Documents: Special Interest: Beginning the Garden:

Raised Beds Produce Big Harvests
by John Harmon
April 16, 2000

This time of the year above freezing temperatures in the daytime can tend to get gardeners excited about planting. Even though we are still at least 6 weeks from being able to plant outside or work the garden soil the weather is nice enough to build yourself some raised beds.

With all the problems gardeners in the north have to overcome the biggest is probably the cold soil. Unless you're one of the lucky few who have good deep black soil on a south facing hill the soil never really warms up over our short summer. Raised beds can overcome the cold soil problem.

I had a chance to talk to Doug Phillips recently about his gardening efforts. Since Doug's not running for re-election he's going to have more time to spend growing good things to eat. Judging from the photos of his raised beds last year he won't be going hungry! Doug framed in permanent raised beds at his place out at the lake. One of the features I like about his beds is that they are high enough to work in without bending over too far.

You can build raised beds any size you want but keep in mind that you will want to be able to reach the middle from each side. Doug's raised beds are built from stout timbers. They will last for years in our dry climate. Beware of the temptation to use old railroad ties.

In an article in The Western Producer a couple of years ago by Sylvia MacBean about using railroad ties she pointed out that they are considered toxic waste. They are used all over the country by thousands of people for retaining walls, steps, raised beds and planters. The creosote they are soaked with never stops seeping out and can contaminate both soil and water. Roger Hodges, of the Saskatchewan environment department says not to use them where you are going to grow food. He said, "The material will leach as it was intended to do. It is an insecticide and can kills plants." He goes on to warn "Don't burn them either because of the chemical by-products that are released into the atmosphere." I recommend using just plain old wood. If you're worried about the wood rotting you can buy water based wood stain that is non-toxic or just line them with plastic.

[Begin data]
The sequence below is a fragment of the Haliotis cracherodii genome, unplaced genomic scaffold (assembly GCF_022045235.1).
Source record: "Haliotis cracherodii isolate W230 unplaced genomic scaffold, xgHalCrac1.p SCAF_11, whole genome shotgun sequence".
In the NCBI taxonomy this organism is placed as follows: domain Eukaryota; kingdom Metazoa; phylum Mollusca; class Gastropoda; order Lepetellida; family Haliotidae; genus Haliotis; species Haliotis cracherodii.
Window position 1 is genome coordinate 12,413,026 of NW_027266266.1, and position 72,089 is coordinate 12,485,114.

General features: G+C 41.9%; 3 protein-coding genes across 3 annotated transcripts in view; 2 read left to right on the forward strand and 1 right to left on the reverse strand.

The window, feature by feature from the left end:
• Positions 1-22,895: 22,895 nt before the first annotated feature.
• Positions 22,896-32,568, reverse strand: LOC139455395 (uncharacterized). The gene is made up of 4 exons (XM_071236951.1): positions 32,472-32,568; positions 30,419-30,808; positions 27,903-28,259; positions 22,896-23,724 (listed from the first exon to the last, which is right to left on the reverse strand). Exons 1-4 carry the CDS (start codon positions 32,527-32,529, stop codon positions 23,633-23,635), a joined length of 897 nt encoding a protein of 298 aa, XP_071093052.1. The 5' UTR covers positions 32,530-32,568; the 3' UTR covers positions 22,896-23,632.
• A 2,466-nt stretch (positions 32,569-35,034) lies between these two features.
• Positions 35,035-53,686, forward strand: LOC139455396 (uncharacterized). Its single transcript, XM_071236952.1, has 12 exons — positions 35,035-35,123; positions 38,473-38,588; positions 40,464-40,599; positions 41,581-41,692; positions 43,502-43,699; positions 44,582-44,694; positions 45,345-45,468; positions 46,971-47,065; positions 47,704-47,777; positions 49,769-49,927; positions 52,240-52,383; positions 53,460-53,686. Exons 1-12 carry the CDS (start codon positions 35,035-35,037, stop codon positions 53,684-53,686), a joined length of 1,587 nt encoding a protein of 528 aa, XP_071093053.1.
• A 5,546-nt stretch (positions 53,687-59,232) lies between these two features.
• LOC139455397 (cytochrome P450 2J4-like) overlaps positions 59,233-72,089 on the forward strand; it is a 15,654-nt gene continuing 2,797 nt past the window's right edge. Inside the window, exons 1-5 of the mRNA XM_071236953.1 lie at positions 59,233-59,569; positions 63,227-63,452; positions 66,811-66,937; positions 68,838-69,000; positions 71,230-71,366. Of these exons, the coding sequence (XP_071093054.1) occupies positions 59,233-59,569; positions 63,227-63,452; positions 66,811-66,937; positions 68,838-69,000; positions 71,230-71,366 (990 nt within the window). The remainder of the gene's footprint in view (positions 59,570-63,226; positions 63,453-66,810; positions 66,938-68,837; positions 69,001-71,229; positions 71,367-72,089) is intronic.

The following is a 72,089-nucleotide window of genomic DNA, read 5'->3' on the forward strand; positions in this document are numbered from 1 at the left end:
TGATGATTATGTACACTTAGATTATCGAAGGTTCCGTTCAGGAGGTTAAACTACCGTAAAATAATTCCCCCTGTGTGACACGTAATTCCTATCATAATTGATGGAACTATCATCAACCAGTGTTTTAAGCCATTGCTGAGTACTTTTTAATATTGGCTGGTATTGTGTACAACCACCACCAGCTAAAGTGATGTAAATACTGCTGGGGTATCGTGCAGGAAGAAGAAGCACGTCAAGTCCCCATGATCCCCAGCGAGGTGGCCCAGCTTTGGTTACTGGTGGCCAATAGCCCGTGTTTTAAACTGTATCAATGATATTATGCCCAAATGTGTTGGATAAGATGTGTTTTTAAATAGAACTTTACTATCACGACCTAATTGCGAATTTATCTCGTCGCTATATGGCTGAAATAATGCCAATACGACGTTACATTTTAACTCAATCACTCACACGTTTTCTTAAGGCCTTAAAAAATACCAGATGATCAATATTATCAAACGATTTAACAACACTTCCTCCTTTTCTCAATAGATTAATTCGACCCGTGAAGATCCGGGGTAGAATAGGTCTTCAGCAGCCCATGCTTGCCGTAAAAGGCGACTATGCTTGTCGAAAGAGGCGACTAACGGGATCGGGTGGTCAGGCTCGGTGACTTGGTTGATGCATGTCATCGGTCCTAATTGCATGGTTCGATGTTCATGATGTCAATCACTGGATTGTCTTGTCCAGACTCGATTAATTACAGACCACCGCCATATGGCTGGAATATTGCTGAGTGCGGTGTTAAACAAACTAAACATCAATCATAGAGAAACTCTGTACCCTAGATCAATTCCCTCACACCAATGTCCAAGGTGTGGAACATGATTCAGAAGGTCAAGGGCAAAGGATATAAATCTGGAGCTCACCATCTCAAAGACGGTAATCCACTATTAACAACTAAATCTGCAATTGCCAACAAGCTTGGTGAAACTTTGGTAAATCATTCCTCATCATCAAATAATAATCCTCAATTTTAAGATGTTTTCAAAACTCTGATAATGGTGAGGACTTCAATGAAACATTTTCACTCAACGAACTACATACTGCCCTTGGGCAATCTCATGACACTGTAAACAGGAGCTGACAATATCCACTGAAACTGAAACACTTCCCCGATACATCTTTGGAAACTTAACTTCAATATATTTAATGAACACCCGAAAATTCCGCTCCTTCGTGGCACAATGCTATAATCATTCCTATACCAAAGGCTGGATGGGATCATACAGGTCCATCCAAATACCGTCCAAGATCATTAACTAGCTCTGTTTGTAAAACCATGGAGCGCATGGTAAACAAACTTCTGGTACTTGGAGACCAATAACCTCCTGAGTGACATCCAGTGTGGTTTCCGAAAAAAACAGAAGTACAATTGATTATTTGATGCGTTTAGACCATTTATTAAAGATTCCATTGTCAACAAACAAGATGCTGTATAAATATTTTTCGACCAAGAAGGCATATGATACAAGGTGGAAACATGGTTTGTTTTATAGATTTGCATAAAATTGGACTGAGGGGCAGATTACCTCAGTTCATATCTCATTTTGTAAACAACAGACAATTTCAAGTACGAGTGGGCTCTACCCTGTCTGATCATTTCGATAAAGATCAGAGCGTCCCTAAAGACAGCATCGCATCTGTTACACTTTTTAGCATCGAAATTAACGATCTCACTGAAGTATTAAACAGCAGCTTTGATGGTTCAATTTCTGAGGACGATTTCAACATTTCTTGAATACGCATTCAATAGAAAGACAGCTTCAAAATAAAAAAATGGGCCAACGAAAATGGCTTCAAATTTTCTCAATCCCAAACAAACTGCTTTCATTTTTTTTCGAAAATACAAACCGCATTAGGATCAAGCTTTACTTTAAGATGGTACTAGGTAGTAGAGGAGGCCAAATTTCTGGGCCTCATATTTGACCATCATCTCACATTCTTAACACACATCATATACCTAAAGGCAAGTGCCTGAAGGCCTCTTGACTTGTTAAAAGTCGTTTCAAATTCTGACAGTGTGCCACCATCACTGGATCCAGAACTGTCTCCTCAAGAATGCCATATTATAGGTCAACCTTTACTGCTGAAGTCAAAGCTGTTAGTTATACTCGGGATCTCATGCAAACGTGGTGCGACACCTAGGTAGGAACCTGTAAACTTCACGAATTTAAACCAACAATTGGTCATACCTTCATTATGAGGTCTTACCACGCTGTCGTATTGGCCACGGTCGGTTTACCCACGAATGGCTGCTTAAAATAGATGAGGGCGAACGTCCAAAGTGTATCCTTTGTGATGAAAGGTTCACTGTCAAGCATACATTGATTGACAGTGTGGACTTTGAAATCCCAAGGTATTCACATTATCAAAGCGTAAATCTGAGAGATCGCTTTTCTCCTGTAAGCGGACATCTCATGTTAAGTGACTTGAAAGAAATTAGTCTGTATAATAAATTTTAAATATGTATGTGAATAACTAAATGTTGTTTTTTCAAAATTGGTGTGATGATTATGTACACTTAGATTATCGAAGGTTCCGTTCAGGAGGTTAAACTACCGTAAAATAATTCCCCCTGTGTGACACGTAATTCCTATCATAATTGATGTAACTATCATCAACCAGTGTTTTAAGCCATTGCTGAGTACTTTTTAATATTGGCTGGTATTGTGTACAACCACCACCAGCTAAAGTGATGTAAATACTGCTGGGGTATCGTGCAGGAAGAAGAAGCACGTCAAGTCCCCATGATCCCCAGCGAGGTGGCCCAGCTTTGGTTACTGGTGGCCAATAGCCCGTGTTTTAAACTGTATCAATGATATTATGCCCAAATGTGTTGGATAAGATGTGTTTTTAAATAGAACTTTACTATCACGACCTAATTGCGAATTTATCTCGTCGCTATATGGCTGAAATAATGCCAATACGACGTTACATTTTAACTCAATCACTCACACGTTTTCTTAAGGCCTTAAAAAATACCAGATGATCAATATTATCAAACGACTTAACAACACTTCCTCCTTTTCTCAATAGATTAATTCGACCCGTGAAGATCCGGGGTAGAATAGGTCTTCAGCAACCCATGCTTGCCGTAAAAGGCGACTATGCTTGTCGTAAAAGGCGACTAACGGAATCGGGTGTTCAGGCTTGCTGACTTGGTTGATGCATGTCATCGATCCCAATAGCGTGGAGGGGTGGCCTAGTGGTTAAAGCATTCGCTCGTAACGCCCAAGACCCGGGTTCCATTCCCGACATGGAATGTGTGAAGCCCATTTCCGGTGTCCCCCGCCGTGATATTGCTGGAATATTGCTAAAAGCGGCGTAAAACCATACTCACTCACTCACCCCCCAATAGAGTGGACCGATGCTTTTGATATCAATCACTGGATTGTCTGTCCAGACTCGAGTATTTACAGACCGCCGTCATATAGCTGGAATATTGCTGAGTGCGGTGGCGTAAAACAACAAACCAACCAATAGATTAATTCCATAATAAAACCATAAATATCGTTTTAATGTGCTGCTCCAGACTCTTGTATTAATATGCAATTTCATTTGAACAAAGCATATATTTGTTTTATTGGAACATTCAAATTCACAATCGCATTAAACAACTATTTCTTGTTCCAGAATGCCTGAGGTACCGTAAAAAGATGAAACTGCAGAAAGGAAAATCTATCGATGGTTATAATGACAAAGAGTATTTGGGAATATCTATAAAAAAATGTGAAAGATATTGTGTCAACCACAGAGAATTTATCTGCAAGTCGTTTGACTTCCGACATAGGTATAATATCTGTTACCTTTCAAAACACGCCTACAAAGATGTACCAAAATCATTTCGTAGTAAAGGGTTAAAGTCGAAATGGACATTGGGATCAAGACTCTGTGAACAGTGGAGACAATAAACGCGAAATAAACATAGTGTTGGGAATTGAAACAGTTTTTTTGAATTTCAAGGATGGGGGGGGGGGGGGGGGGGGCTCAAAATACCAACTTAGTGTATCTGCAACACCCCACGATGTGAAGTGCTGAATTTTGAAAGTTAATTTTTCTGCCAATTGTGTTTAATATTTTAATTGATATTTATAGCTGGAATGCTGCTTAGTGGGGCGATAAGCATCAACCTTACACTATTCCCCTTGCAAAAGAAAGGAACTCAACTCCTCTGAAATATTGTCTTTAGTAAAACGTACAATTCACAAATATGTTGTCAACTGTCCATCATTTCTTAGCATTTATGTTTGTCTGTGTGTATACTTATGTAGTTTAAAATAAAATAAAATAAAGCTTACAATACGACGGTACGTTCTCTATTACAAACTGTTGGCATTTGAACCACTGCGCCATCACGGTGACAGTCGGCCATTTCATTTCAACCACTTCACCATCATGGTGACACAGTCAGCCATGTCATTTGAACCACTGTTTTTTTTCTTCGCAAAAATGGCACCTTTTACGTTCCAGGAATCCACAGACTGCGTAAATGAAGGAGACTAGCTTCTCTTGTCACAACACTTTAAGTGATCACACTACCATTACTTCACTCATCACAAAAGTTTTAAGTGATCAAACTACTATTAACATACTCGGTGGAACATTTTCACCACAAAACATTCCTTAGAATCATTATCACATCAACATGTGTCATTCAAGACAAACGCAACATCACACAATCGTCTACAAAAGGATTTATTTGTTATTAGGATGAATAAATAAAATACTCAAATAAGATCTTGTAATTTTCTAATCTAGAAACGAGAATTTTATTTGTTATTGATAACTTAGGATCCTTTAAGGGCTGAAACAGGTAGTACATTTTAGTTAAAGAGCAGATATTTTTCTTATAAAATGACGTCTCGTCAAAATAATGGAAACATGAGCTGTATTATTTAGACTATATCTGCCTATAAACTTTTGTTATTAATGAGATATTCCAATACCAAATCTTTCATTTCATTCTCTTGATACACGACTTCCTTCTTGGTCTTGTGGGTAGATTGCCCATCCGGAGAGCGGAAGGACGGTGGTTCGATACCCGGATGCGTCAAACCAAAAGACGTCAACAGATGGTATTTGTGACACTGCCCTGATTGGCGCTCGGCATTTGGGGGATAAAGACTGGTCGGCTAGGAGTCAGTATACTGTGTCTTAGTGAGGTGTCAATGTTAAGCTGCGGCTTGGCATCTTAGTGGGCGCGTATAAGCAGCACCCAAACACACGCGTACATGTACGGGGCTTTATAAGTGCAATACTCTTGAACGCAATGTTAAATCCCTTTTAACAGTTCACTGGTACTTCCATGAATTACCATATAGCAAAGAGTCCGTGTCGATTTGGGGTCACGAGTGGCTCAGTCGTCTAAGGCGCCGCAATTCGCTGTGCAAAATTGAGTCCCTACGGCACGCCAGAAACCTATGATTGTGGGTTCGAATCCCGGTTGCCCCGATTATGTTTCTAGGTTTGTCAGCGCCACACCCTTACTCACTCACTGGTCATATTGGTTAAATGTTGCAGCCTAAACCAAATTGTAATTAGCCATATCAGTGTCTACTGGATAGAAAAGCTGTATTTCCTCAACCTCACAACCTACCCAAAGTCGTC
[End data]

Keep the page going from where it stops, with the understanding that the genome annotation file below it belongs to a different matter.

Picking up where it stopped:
When you're picking out a spot to build your raised beds choose a place that gets full sun for as much of the day as possible. If you have a choice line them up north to south or on a south facing slope.

Fill your beds with as much good soil as you can. Remember that you will probably be working the soil in your beds by hand so a good loose soil to start with will mean less work later.

Once you have your frame filled and in place you will want to be able to cover it. Doug used plastic pipe to form hoops over his beds. They look a little like covered wagons when the plastic is in place. Putting the plastic on a few weeks before you plan on planting anything will give the sun a chance to thaw and heat the beds. Once the beds are planted you can remove the cover partially or completely as the day warms up. On those windy cool days you can open just the ends for ventilation.

Raised beds will give you earlier harvests and better production because of the higher soil temperature and you can build them in places where a regular garden just isn't feasible.

John Harmon owns and operates Tropicals North. Write to John at The Real Dirt, c\o 211 Wood St., Whitehorse, YT., Y1A 2E4 or e-mail tropnorth@polarcom.com. Website: http://www.netshop.yk.ca/tropnor/

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